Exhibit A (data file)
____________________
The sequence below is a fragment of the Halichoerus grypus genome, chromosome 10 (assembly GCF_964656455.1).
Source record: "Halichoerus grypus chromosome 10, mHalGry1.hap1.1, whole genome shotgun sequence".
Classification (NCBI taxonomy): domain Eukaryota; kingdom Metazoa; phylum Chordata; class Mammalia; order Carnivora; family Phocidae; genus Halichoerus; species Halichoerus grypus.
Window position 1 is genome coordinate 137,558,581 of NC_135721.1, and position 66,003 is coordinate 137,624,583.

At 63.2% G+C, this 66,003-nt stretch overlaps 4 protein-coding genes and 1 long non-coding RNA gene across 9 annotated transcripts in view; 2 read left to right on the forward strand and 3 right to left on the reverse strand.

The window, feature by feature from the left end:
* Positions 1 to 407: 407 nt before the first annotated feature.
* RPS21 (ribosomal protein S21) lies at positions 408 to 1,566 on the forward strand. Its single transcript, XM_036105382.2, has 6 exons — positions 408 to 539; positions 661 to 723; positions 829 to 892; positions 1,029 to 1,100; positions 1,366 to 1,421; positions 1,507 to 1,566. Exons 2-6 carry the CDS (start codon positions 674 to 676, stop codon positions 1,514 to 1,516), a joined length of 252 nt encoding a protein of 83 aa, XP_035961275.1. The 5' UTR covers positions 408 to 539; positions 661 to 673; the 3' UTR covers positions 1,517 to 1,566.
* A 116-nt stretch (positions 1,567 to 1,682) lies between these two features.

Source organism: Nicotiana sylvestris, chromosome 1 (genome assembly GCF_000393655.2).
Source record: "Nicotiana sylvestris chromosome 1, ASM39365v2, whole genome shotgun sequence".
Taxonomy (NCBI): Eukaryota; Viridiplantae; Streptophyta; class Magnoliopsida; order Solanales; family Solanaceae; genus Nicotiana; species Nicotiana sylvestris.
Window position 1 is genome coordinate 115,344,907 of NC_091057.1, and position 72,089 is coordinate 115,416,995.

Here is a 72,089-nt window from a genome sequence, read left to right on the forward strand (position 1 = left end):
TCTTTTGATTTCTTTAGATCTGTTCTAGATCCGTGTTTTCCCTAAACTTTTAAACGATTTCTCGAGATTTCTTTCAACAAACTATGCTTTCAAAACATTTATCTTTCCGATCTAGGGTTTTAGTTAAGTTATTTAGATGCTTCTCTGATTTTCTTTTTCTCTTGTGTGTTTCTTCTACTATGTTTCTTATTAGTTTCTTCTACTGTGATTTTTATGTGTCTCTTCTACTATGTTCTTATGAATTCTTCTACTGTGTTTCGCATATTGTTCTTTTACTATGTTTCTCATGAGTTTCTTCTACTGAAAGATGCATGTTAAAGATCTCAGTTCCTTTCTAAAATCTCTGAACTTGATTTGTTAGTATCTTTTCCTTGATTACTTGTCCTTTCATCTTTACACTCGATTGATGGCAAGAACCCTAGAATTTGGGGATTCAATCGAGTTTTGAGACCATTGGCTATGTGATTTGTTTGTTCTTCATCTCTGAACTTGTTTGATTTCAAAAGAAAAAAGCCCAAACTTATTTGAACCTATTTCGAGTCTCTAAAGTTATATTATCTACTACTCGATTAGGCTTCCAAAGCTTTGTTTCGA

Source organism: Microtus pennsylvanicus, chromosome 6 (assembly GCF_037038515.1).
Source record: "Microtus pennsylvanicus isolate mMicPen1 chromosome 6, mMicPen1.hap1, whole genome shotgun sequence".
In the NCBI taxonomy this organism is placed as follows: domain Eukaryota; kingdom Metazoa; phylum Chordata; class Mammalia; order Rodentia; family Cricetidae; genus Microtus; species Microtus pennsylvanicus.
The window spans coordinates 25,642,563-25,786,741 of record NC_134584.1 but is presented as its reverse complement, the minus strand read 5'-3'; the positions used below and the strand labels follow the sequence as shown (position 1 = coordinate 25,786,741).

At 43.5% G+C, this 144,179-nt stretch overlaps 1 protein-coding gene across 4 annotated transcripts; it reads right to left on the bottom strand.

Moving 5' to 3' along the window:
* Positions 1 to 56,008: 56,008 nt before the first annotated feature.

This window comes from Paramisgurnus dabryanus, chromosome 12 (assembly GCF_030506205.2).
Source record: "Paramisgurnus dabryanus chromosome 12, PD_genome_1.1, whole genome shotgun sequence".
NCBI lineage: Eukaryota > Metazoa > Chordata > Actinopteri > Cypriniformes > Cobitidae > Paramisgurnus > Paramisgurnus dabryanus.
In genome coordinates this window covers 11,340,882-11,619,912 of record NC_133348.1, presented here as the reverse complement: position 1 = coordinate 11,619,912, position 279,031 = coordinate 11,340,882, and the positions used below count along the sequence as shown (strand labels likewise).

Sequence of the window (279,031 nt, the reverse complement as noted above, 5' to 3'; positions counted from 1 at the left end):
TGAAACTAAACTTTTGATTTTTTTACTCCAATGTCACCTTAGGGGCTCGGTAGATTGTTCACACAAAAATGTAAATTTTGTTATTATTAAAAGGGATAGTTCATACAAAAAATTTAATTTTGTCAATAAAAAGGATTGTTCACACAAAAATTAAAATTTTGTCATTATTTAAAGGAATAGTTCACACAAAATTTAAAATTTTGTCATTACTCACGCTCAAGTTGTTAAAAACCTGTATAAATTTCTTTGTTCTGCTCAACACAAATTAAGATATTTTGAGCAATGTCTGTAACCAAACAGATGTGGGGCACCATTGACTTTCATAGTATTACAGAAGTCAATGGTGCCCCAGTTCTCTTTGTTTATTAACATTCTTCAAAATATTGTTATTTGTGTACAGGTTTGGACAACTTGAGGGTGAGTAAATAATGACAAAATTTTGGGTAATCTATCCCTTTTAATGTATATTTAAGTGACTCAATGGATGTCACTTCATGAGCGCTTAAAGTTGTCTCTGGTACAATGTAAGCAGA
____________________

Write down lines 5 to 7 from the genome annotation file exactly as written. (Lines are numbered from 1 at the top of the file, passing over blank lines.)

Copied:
At 63.2% G+C, this 66,003-nt stretch overlaps 4 protein-coding genes and 1 long non-coding RNA gene across 9 annotated transcripts in view; 2 read left to right on the forward strand and 3 right to left on the reverse strand.

The window, feature by feature from the left end:
* Positions 1 to 407: 407 nt before the first annotated feature.